Of Unknown Origin

Staring: Peter Weller, Jennifer Dale, Lawrence Dane and Shannon Tweed
Warner Home Video
RRP 12.99
Certificate: 15
Available now

Bart, a high-flying businessman, is offered a lucrative contract to work on. He has everything a family man could wish for: a beautiful wife, a young son, and a personally designed modern apartment in a Brownstone building. Things start to go awry when the dishwasher floods the kitchen. The maintenance man informs Bart that a pipe has been chewed through, probably by a rat. The businessman sets traps, but he soon realises that it's not going to be that straightforward. The rat is intelligent, watching and scheming from concealment. The struggle soon turns into a battle of wits with no guaranteed outcome...

When viewing the beginning of this film it's easy to immediately label it tired and predictable. The assumption is you're going to have to endure the celluloid version of a Guy N. Smith-type conveyor belt mediocrity. This is not the case at all; you just have to realise what sort of film you're watching. Having read James Herbert's The Rats and its successors at a young age, I'll have to admit to expecting something similar. However, this obviously low-budget production portrays a one-on-one struggle of ingenuity. Initial sighs or derision at the silliness of the plot soon turns to smiles and even chuckles as the element of fun sucks you in.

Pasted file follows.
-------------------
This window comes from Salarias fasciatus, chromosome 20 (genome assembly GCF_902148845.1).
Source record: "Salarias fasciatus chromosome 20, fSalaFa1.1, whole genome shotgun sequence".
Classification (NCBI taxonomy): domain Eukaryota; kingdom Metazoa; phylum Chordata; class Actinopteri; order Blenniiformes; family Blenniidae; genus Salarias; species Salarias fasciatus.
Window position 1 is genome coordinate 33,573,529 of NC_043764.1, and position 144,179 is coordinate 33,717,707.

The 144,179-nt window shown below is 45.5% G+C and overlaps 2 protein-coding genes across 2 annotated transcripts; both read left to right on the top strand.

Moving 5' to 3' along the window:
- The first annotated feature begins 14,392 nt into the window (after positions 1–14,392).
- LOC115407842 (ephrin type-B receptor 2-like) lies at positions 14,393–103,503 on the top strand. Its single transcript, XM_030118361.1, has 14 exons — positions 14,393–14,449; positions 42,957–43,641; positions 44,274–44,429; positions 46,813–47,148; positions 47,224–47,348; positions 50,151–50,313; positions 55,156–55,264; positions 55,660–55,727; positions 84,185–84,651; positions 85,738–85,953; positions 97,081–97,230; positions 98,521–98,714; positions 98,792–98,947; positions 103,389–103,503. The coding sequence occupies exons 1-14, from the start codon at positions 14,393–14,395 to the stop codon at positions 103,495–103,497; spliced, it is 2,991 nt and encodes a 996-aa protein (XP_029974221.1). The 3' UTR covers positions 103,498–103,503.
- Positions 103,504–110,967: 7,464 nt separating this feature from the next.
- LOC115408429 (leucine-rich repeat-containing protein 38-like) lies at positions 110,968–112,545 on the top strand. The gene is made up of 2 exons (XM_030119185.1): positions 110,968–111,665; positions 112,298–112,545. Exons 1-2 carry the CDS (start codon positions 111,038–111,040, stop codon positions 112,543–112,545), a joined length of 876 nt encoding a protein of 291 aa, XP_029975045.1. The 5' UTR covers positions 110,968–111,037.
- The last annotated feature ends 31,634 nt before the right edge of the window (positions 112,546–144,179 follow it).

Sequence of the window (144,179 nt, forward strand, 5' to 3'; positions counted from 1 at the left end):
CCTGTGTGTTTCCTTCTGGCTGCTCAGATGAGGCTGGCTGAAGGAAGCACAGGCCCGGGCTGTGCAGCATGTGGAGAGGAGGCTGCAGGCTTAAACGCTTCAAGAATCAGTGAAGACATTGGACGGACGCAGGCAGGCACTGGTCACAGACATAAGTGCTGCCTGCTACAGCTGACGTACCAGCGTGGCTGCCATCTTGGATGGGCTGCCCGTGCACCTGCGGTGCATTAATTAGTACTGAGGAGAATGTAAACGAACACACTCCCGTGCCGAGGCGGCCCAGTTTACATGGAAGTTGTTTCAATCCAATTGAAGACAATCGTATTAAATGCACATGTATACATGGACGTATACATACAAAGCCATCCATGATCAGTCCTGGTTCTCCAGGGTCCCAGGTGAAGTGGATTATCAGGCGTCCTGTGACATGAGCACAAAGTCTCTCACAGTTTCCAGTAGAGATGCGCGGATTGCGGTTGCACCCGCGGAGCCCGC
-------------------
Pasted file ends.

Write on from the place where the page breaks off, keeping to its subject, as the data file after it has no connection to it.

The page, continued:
Peter Weller (of Robocop fame) turns in a strangely introverted performance. As all attempts to trap or poison the rodent bring resourceful retaliation, the Bart character becomes physically and mentally exhausted, resulting in unhinged delusions. At a couple of points its difficult to know what is real and what is simply a figment of his fevered imagination. In fact, the more unbalanced he becomes, the more enjoyable the watching experience is. For example, on one occasion Bart arrives back from work and greets the hiding rat with a "Hi darling, I'm home." This is quite a feat because for the greater part of the movie Weller is acting alone.

You won't scream, you won't jump (Well, maybe when the rat surges from the toilet), and your blood won't freeze in your veins. This is much more of a tongue-in-cheek thriller than the horror it alludes to. Okay, so it's not Shakespeare, but it is cheap and cheerful fun. Watch out for the end sequence when Bart devises a cruel weapon and effectively becomes the ex-Terminator.

Ty Power

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